Updated: November 6, 2010 8:34AM
NEW YORK - MasterCard Inc. on Tuesday said increased use of credit and debit cards overseas helped lift its third-quarter profit by 15 percent.
The payments processor recorded a net income of $518 million, or $3.94 per share for the three months ended Sept. 30, compared with $452 million, or $3.45 per share, in the year-ago quarter.
Revenue rose 5 percent to $1.43 billion, from $1.36 billion last year.
Analysts polled by Thomson Reuters, on average, were expecting profit of $3.54 per share, on revenue of $1.41 billion.
Purchases on credit and charge cards in the U.S. dipped 0.7 percent, to $132 billion. Domestic debit card purchases dropped 5 percent, to $108 billion.
Fading credit card sales in the U.S. were was offset by a surge in spending with both types of cards worldwide. Credit and charge card purchases jumped 9 percent globally to $317 billion. Debit card use shot up 29 percent to $128 billion.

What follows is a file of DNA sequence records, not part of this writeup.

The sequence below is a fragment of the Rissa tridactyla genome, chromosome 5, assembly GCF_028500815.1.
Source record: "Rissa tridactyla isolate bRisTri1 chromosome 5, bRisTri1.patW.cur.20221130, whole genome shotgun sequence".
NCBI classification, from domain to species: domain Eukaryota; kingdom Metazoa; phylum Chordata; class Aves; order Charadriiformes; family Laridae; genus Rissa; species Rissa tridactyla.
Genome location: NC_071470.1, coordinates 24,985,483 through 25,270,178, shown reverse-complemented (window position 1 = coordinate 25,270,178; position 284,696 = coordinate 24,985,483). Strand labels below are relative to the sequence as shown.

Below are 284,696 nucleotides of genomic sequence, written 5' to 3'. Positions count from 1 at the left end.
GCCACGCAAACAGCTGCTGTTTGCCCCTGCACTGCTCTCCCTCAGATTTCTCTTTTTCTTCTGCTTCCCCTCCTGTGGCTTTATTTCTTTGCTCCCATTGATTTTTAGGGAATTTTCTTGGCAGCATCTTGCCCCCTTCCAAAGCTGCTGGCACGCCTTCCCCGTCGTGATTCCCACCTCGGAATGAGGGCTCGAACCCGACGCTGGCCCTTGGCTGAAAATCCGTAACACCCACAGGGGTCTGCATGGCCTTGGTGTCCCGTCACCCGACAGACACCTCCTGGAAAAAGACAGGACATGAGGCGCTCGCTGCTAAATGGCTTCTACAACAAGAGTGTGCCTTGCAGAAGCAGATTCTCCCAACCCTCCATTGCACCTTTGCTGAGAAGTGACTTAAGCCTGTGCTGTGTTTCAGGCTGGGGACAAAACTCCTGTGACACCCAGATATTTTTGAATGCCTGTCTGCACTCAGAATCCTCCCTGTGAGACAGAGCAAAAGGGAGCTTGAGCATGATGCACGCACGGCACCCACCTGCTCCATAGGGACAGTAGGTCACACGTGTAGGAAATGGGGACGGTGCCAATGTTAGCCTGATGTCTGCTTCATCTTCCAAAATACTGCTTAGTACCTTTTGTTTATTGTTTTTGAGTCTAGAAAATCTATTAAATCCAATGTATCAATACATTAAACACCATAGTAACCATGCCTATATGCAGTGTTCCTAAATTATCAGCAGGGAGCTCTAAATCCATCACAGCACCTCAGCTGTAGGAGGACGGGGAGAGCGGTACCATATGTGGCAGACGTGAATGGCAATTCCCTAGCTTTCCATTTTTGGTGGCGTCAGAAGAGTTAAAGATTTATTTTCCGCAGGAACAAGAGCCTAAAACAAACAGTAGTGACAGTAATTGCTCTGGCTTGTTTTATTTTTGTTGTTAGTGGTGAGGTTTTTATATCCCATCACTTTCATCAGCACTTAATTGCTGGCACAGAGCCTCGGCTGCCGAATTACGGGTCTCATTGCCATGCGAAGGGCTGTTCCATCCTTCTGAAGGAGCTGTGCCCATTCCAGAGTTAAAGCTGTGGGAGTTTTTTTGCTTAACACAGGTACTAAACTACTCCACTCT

Overall, spending with MasterCard branded cards rose 8 percent to $685 billion.
Weak spending in the U.S. reflects the ongoing skittishness of consumers who are worried about jobs, even though MasterCard struck new deals with several banks that boosted the number of cards in use bearing the MasterCard logo to 1.6 billion.
The deals, particularly with Sovereign Bank and Chevy Chase Bank, recently bought by Capital One, are part of MasterCard's push into the debit card network. It still lags behind rival Visa Inc.
Debit has overtaken credit in both the number of purchases and dollar spent on the cards in the past few years, picking up steam as consumers have tried to reduce debt amid economic uncertainty.
MasterCard, based in Purchase, N.Y., said deals the with banks for new and renewed agreements to distribute its cards offset gains from price increases for processing transactions.
In premarket electronic trading, Mastercard shares leaped $9, or 3.8 percent, to $247.99.